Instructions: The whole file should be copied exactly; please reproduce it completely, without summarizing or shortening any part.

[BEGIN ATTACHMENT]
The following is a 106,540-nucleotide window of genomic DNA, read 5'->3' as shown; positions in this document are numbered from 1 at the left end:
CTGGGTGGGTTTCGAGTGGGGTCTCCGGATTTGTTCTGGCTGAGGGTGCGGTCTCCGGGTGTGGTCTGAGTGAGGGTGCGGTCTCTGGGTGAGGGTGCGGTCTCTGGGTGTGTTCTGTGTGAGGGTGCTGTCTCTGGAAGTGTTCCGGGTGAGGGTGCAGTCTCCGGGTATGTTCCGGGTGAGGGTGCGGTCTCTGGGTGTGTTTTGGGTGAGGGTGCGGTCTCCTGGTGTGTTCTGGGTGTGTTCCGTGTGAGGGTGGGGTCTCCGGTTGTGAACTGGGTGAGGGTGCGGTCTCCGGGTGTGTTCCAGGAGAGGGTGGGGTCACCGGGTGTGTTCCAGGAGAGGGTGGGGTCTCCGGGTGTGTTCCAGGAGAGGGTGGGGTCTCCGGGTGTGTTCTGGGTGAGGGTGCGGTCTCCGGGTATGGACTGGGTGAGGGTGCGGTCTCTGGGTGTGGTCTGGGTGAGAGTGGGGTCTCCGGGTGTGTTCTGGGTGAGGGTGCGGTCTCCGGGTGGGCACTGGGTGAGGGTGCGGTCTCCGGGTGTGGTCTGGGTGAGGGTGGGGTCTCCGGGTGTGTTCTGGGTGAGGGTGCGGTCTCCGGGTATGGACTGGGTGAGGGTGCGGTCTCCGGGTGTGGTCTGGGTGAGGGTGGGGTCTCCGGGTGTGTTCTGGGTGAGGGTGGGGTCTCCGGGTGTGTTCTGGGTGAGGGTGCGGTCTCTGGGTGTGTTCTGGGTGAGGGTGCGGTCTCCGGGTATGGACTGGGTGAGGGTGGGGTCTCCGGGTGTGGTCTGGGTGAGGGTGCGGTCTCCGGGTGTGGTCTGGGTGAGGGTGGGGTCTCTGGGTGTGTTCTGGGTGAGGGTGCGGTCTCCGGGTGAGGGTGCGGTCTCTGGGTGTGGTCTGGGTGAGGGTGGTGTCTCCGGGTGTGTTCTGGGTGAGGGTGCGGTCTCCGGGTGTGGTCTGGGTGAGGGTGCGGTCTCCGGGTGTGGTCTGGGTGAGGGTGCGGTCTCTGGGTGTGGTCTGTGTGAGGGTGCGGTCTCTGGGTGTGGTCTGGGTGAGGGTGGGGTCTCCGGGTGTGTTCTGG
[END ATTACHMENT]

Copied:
The following is a 106,540-nucleotide window of genomic DNA, read 5'->3' as shown; positions in this document are numbered from 1 at the left end:
CTGGGTGGGTTTCGAGTGGGGTCTCCGGATTTGTTCTGGCTGAGGGTGCGGTCTCCGGGTGTGGTCTGAGTGAGGGTGCGGTCTCTGGGTGAGGGTGCGGTCTCTGGGTGTGTTCTGTGTGAGGGTGCTGTCTCTGGAAGTGTTCCGGGTGAGGGTGCAGTCTCCGGGTATGTTCCGGGTGAGGGTGCGGTCTCTGGGTGTGTTTTGGGTGAGGGTGCGGTCTCCTGGTGTGTTCTGGGTGTGTTCCGTGTGAGGGTGGGGTCTCCGGTTGTGAACTGGGTGAGGGTGCGGTCTCCGGGTGTGTTCCAGGAGAGGGTGGGGTCACCGGGTGTGTTCCAGGAGAGGGTGGGGTCTCCGGGTGTGTTCCAGGAGAGGGTGGGGTCTCCGGGTGTGTTCTGGGTGAGGGTGCGGTCTCCGGGTATGGACTGGGTGAGGGTGCGGTCTCTGGGTGTGGTCTGGGTGAGAGTGGGGTCTCCGGGTGTGTTCTGGGTGAGGGTGCGGTCTCCGGGTGGGCACTGGGTGAGGGTGCGGTCTCCGGGTGTGGTCTGGGTGAGGGTGGGGTCTCCGGGTGTGTTCTGGGTGAGGGTGCGGTCTCCGGGTATGGACTGGGTGAGGGTGCGGTCTCCGGGTGTGGTCTGGGTGAGGGTGGGGTCTCCGGGTGTGTTCTGGGTGAGGGTGGGGTCTCCGGGTGTGTTCTGGGTGAGGGTGCGGTCTCTGGGTGTGTTCTGGGTGAGGGTGCGGTCTCCGGGTATGGACTGGGTGAGGGTGGGGTCTCCGGGTGTGGTCTGGGTGAGGGTGCGGTCTCCGGGTGTGGTCTGGGTGAGGGTGGGGTCTCTGGGTGTGTTCTGGGTGAGGGTGCGGTCTCCGGGTGAGGGTGCGGTCTCTGGGTGTGGTCTGGGTGAGGGTGGTGTCTCCGGGTGTGTTCTGGGTGAGGGTGCGGTCTCCGGGTGTGGTCTGGGTGAGGGTGCGGTCTCCGGGTGTGGTCTGGGTGAGGGTGCGGTCTCTGGGTGTGGTCTGTGTGAGGGTGCGGTCTCTGGGTGTGGTCTGGGTGAGGGTGGGGTCTCCGGGTGTGTTCTGG